Like so many, talking about mental health can be hard—however it’s more common than you may think. Nearly 1 in 5 American adults will have a diagnosable mental health condition in any given year according to Mental Health America.

But did you know that your primary doctor, like me, can help you identify triggers as well as develop specific goals and strategies to help get your mental health in check? In doing so, I like to start by having an honest conversation with my patients. You can do a quick mental check in at home by asking yourself the 4 questions below.

  1. How are you feeling today, both physically and mentally?
  2. How have you been sleeping?
  3. Have you been isolating yourself from others?
  4. Are you always worrying about the worst-case scenarios?

If you’re concerned about your responses, reach out to me. Getting help starts with talking to your doctor. We can work together to create a plan that will teach you how to cope. The most important thing is that you get help.

Reducing Exposure to Environmental Toxins

Environmental toxins can be found all over our homes – in our furniture, food, clothes, personal care items, and household cleaners. Exposure to these toxins may be contributing to diseases like obesity, diabetes, allergies, and asthma. By breathing in and being exposed to toxins, there are several ways they are affecting our health:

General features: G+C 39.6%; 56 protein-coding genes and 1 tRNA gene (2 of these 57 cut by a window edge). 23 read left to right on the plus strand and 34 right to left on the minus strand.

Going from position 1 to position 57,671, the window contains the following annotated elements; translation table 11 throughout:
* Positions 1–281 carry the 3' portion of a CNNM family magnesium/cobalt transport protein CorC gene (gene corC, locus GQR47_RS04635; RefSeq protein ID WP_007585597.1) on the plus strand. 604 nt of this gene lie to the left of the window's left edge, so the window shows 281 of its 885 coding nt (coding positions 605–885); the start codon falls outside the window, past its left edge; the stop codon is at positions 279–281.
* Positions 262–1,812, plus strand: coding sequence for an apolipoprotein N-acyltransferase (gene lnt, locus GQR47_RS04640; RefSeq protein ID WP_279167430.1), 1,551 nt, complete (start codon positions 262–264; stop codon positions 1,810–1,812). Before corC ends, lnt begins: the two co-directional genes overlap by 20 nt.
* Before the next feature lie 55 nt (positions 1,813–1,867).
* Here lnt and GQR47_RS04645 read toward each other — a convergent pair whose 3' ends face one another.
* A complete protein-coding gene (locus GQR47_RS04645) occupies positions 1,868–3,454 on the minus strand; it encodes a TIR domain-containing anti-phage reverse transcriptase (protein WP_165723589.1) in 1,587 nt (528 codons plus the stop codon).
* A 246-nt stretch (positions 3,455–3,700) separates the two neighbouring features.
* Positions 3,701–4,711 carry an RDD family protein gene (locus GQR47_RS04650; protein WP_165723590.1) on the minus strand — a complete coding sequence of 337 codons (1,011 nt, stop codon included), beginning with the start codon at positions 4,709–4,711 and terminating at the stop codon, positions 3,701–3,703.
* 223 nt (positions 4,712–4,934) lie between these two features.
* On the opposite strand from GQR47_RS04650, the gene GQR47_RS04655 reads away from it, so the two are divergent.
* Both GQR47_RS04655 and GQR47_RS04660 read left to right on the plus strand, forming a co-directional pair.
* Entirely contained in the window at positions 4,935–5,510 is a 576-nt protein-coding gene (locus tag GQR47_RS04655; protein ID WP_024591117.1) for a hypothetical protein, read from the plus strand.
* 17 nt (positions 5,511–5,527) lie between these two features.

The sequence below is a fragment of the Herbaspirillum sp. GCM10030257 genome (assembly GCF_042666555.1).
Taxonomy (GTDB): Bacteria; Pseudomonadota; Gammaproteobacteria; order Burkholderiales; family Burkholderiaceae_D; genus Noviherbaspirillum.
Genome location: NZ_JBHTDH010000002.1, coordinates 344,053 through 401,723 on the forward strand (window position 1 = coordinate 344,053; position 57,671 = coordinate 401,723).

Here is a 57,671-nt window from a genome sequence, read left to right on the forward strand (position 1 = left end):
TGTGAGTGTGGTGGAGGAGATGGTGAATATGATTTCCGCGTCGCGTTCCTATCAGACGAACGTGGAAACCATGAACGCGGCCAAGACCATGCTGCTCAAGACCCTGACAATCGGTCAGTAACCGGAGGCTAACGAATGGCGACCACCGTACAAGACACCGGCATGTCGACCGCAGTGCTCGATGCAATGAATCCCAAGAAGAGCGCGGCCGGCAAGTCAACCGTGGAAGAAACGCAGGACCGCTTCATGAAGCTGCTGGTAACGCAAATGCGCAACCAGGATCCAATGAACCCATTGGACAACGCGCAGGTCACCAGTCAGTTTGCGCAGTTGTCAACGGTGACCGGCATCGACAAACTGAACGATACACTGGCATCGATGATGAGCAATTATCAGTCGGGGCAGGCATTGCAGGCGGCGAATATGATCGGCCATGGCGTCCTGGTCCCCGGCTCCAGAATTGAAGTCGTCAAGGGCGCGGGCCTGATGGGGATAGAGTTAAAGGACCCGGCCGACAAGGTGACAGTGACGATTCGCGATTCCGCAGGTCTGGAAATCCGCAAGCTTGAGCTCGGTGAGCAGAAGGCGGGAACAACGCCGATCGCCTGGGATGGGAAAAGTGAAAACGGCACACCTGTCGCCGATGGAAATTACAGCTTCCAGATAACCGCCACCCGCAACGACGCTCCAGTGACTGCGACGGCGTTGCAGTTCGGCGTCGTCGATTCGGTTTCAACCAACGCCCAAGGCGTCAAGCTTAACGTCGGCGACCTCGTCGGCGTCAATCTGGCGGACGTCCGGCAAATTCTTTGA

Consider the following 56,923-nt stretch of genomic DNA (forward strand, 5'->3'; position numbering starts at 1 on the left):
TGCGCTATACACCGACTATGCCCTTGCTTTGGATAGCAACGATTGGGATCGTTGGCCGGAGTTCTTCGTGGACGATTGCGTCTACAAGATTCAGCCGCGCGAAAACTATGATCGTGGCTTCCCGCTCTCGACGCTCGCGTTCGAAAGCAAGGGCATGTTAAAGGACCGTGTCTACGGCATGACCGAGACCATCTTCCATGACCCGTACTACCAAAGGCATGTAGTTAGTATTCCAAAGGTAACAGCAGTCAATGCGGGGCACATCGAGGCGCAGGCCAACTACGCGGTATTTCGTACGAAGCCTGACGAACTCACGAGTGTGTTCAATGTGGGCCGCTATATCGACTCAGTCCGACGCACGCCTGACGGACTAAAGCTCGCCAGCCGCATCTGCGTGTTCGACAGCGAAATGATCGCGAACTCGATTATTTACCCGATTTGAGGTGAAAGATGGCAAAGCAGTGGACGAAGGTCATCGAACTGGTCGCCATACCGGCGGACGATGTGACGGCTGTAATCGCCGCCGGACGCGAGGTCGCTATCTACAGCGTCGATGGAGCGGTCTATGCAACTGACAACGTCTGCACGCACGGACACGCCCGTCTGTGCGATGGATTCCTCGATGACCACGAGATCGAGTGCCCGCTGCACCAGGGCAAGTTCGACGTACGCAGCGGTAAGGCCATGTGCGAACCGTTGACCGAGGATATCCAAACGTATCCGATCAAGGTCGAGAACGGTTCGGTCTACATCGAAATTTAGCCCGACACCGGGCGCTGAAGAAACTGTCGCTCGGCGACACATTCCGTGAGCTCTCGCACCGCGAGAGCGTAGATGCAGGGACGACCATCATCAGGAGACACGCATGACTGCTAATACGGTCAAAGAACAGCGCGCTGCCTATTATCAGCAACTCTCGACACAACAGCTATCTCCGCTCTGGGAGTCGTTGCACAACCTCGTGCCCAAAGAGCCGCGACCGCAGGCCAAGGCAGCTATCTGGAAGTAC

• Interfere with glucose and cholesterol metabolism and induce insulin resistance
  • Disrupt cell function
  • Cause stress on the body
  • Promote inflammation
  • Alter thyroid health
  • Impair appetite regulation

Fortunately, there are ways to recognize and reduce our exposure to environmental toxins:

  • Remove food toxins. Stay away from processed and refined foods and try to stick to the EWG Dirty Dozen and Clean Fifteen lists to choose where you spend your money when purchasing organic since it is not necessary to purchase everything organic.